Eggs are a perfect choice for breakfast. Perfect little packages of protein that are rich in vitamins and minerals too. At around 68 Cal for a medium egg and 78 Cal for a large one, you can make a really satisfying and healthy breakfast that doesn’t have to stretch the waistband. The protein in the egg will certainly help keep you going through the morning without the need to nibble.
Back in the 50’s and 60’s we were advised to ‘go to work on an egg‘ but since then, the poor egg has been at the centre of a number of food scares. If it wasn’t the risk of salmonella that made us run a mile in the late 80’s, it was the concern about their cholesterol content causing heart disease in the 90’s.
Like most things, we have come full circle again and eggs are back in favour but as many remain cautious, lets just clear up any confusion about the health and safety of eggs.
Eggs may be contaminated with Salmonella when they form or when they are laid but the odds of this happening these days is pretty minima. A vaccination programme was introduced after Edwina Currie’s egg remarks and following resignation. Eggs are also washed and pasteurized which removes and kills any Salmonella bacteria. So they are extremely safe to eat, although any ‘vulnerable’ people – the young, pregnant, elderly and those who already unwell are advised NOT to eat raw and foods containing raw eggs or only lightly cooked eggs, just in case.
It is always best to store your eggs in the fridge and discard any that are cracked or broken.
Like eggs, cholesterol gets a bad press too. Cholesterol is not all bad news though – we need it to be healthy! In a previous blog on heart health, I explained how elevated blood cholesterol levels can contribute to heart disease but it’s not the dietary cholesterol that is the problem; too much saturated fat in our diet is. Much of the confusion about eggs and cholesterol is that although the egg yolk is rich in cholesterol (there is no cholesterol in the egg white), dietary cholesterol does not affect our blood cholesterol levels. Studies now show that it is the saturated fat (from cakes, pastries, cream, pies and processed meats etc) we are eating that raises our blood cholesterol levels. Eggs are actually very low in saturated fat and consuming them every day is not associated with cholesterol problems or heart disease, providing your cholesterol levels are normal. Just a note of caution – if your cholesterol level is high because of a genetic disorder (called Familial Hypercholesterolaemia which affects around 1 in 500 people), you may be advised to limit eggs.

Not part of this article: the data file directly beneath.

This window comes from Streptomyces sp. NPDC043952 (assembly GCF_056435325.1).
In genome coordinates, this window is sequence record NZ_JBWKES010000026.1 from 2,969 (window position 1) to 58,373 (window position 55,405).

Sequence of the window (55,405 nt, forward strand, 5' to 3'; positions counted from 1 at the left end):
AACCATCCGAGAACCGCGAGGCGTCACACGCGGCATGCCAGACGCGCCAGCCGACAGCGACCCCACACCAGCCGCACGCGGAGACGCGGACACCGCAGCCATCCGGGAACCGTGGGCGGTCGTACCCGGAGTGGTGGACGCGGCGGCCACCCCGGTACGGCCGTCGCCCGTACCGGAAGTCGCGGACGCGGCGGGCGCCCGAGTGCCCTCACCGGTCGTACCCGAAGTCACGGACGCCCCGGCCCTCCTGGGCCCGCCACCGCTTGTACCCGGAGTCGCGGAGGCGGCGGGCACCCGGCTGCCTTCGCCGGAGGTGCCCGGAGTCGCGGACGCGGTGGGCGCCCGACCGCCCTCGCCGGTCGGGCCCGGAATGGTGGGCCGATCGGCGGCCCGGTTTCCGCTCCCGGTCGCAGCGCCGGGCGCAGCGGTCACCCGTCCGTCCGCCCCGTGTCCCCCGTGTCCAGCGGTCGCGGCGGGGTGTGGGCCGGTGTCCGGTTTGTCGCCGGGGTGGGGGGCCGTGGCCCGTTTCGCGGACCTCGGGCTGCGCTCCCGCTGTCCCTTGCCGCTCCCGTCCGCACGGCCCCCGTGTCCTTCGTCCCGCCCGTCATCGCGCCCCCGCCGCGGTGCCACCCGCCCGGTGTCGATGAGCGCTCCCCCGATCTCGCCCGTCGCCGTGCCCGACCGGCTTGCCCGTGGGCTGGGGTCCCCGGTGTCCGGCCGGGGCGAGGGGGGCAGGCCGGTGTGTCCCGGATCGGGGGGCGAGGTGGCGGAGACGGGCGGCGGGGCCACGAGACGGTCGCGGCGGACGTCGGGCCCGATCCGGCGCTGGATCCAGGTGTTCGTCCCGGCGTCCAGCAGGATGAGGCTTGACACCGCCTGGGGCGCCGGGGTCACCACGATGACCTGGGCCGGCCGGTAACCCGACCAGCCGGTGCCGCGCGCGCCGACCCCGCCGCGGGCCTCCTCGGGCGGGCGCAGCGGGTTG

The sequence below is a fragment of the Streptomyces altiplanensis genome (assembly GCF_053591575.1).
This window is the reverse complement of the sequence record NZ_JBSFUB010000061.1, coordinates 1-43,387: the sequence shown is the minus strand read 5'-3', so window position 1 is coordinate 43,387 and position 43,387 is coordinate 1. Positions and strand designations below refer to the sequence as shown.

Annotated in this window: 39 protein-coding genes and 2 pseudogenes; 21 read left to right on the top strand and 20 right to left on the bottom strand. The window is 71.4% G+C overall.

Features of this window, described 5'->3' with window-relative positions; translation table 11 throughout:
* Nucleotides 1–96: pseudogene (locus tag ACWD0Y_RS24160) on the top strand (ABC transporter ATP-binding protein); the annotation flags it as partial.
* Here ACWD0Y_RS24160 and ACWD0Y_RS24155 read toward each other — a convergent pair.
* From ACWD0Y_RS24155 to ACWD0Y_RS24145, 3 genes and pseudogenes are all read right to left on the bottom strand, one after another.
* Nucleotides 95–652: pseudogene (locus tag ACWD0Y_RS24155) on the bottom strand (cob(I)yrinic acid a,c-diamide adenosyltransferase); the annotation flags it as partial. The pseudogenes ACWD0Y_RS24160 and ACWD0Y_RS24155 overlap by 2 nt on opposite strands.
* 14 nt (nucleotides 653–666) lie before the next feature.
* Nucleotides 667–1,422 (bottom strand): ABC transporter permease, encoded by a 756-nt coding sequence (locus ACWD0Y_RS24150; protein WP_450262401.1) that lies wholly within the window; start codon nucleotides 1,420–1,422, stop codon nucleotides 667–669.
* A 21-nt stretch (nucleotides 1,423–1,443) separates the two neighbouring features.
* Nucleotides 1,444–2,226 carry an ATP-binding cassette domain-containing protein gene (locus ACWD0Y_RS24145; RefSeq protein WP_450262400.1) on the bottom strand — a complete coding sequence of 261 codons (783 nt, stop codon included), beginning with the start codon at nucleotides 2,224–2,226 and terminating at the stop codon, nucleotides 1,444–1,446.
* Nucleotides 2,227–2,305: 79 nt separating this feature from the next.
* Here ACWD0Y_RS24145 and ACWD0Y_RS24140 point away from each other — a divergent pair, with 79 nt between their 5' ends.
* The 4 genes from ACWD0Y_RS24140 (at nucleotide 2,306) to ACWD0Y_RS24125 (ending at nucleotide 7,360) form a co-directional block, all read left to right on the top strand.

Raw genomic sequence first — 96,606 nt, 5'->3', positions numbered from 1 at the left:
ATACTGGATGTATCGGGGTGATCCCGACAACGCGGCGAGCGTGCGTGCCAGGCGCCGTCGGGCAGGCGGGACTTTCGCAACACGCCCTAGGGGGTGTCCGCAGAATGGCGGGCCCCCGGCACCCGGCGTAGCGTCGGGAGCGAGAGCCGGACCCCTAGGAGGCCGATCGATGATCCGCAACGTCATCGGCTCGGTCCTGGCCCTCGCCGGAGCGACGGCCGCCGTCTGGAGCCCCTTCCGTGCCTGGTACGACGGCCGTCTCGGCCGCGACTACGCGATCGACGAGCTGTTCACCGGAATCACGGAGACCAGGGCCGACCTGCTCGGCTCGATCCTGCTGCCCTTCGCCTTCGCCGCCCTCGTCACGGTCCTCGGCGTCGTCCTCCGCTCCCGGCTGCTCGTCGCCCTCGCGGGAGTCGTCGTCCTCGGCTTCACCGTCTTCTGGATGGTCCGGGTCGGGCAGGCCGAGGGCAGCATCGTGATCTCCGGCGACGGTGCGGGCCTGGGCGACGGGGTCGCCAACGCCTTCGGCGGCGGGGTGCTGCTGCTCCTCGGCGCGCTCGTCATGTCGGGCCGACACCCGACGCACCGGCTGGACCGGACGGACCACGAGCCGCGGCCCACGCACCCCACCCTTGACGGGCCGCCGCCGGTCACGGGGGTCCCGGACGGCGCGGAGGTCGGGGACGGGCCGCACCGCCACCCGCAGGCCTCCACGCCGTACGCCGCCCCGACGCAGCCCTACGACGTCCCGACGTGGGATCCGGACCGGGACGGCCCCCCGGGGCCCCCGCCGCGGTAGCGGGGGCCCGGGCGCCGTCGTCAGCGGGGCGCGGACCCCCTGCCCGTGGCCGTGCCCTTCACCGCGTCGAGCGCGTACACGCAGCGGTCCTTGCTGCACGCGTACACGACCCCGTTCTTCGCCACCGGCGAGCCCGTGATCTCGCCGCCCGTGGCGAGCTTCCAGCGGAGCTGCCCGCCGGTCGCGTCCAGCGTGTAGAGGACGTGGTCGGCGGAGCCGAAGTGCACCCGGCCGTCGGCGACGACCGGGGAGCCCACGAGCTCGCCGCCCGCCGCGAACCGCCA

The other great thing about eggs is they can be incredibly quick to prepare as well as being super tasty. Check out the Shake up Your Wake Up Breakfast Egg Recipes here for some new breakfast ideas 🙂
What you also have to be mindful of is how you cook your eggs – boiling and poaching are ideal but if you are frying or scrambling, watch the amount of butter or oil you add.